Rhode Island company plans to redevelop former Benny's stores
The Dartmouth Benny’s may not remain vacant for long, as a Rhode Island-based company has announced its plans to purchase and redevelop the property and 28 additional former Benny’s locations across three states.
The Carpionato Group plans to invest $100 million into redeveloping the vacant buildings, once home to the family-owned discount retail chain known for its prices and iconic red facade. Twenty-nine of the retail chain’s 31 buildings in Connecticut, Rhode Island, and Massachusetts are included in the deal, which is still pending. Gregg Perry, a spokesperson for the Carpionato Group, said two locations were being leased by Benny's and not included in the sale.
In a press release, the company said it is seeking a mix of national, regional, and local retailers and restaurants to occupy the properties.
The $100 million price tag, which does not include the cost of buying the properties, will include renovations to building exteriors, parking lot and drainage upgrades, and will address any environmental concerns with the buildings.
The company will focus on the 14 Rhode Island properties first, and anticipates leases to be filled and retail stores to open by Christmas 2018. Perry said there is no deadline for when the Massachusetts locations could open. In a press release, Carpionato officials said redevelopment of the Connecticut and Massachusetts locations will follow "as quickly as possible thereafter."
Perry said as part of lease agreements between the company and prospective tenants, provisions will be included giving former Benny’s employees priority for jobs.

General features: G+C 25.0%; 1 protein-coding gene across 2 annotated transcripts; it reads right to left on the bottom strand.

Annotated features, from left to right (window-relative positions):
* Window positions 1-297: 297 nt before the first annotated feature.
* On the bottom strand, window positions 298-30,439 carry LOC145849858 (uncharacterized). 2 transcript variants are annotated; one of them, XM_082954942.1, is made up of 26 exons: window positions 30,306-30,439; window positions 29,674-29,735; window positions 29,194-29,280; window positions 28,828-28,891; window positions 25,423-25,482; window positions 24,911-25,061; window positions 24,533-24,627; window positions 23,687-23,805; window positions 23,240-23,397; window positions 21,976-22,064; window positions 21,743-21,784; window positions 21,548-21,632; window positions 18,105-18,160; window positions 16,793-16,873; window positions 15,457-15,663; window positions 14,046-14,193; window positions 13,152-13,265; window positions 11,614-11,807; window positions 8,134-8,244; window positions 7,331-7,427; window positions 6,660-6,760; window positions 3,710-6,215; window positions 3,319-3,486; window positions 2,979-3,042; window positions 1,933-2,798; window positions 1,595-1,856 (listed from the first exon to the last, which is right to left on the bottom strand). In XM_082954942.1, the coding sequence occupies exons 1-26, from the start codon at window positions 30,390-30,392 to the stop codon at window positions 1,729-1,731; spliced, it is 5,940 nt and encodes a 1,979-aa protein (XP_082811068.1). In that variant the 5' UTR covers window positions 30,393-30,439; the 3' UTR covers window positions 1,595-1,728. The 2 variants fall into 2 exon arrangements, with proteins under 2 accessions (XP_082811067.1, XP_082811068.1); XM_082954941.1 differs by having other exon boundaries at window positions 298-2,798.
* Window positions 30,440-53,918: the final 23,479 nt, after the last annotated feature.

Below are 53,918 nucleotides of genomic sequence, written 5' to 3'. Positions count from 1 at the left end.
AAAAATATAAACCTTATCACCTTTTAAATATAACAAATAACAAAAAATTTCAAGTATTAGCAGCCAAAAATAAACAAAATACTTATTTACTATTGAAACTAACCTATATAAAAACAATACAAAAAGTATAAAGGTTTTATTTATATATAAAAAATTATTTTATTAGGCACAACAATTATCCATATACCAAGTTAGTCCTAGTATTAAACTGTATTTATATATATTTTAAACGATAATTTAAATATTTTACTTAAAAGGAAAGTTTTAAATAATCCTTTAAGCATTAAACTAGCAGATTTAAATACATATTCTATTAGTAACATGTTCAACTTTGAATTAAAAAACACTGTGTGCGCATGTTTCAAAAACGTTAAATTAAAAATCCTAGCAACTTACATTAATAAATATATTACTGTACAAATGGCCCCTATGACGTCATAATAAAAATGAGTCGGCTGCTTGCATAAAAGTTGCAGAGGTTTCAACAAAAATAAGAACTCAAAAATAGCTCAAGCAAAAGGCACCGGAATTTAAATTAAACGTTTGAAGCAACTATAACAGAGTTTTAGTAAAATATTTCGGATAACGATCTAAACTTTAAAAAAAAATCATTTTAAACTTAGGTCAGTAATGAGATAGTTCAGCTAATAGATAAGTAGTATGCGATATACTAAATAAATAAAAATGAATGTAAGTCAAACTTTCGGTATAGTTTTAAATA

According to town assessment records, Benny's 696 Dartmouth Street location is appraised at $2.3 million, which also includes a fast-food restaurant located on the same property. The Benny's building includes 24,755 square feet of space and was built in 1967.
Benny's was founded in 1924 by Benjamin Bromberg. Its first location was on Fountain Street in Providence. Originally offering radio equipment and auto parts, the store soon expanded into everything from toys and bicycles to garden items and beach gear.
Citing a dramatic change in the retail landscape diminishing the value of 'brick and mortar' businesses, Benny's officials announced in September that all 31 stores in New England would close. In a statement released at the time, Benny's Vice President Arnold Bromberg said that those changes made it impossible for the family-owned chain to move forward.
The Dartmouth Benny’s closed in early October.